Critical Linux Vulnerability Found to Impact SMB Servers

Dec 27, 2022

A Linux vulnerability with a CVSS score of 10 has been found to affect SMB servers and can lead to remote code execution.

A new flaw has been discovered in the processing of SMB2_TREE_DISCONNECT commands which can lead to remote code execution in servers with ksmbd enabled. KSMBD is an in-kernel SMB file server that was mostly written by a team at Samsung Electronics that was merged into the 5.15 kernel on August 29, 2021. This kernel server implements the SMB3 protocol in kernel space for the sharing of files over a network.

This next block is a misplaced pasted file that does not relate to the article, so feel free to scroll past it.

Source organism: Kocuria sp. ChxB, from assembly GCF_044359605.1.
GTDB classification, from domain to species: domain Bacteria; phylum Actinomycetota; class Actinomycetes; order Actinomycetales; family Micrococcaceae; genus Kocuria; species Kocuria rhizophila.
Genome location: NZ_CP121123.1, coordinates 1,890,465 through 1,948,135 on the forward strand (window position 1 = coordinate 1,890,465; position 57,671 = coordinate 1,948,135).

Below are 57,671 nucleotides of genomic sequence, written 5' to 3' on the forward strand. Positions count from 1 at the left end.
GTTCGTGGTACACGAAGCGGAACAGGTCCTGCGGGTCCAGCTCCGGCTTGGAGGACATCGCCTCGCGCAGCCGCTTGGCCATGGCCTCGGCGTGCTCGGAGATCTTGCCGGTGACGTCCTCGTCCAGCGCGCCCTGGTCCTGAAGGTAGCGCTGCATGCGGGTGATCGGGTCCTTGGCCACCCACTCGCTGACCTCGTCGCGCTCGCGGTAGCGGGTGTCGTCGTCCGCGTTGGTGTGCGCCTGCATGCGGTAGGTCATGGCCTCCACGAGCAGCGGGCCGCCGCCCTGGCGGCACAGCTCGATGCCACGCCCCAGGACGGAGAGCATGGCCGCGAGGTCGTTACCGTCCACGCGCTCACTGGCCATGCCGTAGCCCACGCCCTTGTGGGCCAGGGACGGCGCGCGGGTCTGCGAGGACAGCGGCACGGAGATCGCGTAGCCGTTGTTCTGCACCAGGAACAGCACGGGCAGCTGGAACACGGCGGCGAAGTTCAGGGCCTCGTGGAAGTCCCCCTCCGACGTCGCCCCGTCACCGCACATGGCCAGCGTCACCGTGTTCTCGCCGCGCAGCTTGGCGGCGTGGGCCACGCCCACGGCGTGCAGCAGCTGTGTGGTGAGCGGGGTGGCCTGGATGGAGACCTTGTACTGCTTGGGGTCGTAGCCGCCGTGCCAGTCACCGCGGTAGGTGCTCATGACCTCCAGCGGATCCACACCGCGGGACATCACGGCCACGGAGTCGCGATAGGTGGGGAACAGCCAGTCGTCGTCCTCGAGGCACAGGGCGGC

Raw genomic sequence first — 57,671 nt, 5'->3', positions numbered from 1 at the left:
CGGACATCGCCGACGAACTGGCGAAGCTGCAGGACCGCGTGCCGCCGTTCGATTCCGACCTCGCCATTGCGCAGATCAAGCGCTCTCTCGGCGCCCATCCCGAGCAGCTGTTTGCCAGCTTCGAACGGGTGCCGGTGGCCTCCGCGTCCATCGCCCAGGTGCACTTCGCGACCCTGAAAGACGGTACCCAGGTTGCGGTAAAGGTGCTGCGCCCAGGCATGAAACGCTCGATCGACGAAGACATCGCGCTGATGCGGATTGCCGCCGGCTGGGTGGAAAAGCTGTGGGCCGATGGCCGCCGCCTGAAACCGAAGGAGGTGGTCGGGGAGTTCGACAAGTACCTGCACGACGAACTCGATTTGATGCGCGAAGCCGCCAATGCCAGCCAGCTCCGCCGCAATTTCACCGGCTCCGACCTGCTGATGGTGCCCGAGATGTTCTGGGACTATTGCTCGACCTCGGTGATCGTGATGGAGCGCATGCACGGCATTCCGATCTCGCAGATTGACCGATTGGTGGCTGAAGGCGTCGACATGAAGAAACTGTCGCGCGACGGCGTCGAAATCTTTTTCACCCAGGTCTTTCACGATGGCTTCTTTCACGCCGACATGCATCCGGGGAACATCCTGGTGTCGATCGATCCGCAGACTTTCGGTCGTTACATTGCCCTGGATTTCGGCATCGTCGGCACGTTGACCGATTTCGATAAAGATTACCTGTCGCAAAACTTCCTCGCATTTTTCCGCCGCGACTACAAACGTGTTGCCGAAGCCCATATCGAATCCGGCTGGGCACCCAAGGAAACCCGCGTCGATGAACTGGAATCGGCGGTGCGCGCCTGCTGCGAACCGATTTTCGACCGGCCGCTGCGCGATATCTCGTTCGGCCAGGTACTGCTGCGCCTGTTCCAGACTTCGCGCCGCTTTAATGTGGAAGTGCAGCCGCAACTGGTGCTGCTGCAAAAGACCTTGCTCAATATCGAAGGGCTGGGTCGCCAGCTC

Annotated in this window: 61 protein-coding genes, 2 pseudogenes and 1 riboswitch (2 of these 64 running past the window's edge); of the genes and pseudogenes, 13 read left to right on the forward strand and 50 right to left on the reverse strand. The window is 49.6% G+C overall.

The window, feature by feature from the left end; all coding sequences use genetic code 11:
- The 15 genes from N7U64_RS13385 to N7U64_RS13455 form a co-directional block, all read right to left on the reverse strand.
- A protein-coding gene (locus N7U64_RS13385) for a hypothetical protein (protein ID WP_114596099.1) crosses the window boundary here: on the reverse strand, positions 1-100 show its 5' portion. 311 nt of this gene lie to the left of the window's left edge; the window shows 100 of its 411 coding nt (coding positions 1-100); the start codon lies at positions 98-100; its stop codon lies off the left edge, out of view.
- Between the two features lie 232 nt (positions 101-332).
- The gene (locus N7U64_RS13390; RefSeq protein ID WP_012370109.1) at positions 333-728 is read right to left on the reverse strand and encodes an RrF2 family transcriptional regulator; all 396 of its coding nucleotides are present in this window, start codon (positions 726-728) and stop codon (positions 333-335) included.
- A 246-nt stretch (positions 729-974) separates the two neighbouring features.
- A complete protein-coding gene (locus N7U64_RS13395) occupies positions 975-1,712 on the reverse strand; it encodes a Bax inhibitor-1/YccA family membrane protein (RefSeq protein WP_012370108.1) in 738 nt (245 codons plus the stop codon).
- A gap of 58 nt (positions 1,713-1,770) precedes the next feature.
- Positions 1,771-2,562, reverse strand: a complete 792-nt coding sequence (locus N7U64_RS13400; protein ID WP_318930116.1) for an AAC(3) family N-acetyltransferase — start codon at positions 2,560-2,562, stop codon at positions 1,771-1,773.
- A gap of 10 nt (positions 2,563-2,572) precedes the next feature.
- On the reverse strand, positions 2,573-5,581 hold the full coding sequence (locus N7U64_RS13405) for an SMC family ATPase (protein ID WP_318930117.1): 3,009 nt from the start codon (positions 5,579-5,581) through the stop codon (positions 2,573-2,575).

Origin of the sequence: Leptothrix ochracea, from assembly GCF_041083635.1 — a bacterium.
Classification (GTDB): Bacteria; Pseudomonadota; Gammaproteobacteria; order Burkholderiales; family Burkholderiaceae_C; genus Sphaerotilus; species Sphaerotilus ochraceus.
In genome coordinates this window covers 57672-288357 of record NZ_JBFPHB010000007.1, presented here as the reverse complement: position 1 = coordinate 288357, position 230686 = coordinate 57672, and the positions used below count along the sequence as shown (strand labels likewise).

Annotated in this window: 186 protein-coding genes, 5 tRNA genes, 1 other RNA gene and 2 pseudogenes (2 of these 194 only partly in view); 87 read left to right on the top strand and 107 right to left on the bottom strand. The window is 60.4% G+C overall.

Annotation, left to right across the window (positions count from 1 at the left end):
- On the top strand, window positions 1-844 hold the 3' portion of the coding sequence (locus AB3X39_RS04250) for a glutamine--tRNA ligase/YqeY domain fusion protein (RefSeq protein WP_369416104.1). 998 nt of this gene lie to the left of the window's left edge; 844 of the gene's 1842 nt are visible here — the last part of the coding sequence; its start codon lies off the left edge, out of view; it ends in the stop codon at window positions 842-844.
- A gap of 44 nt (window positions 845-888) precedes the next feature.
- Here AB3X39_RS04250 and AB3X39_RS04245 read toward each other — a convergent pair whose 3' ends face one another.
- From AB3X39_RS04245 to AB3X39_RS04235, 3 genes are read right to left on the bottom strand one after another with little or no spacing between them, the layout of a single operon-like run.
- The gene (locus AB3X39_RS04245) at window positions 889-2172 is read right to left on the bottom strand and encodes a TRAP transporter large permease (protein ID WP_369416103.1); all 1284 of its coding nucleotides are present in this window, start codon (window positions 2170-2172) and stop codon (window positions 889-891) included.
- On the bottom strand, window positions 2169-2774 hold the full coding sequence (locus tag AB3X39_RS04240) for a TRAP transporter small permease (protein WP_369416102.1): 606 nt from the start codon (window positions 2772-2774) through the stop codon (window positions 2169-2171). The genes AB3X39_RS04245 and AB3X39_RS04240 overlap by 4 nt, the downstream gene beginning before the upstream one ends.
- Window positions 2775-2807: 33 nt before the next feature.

According to the Zero Day Initiative, “The specific flaw exists within the processing of SMB2_TREE_DISCONNECT commands. The issue results from the lack of validating the existence of an object prior to performing operations on the object. An attacker can leverage this vulnerability to execute code in the context of the kernel.”

This new vulnerability was discovered back in July 2022 but was only disclosed to the public on December 22, 2022. The good news is twofold: First, the vulnerability has been patched, and second, most are still using SMB and are not affected by this vulnerability. Even so, it’s critical that you apply the patch for kernel 5.15.

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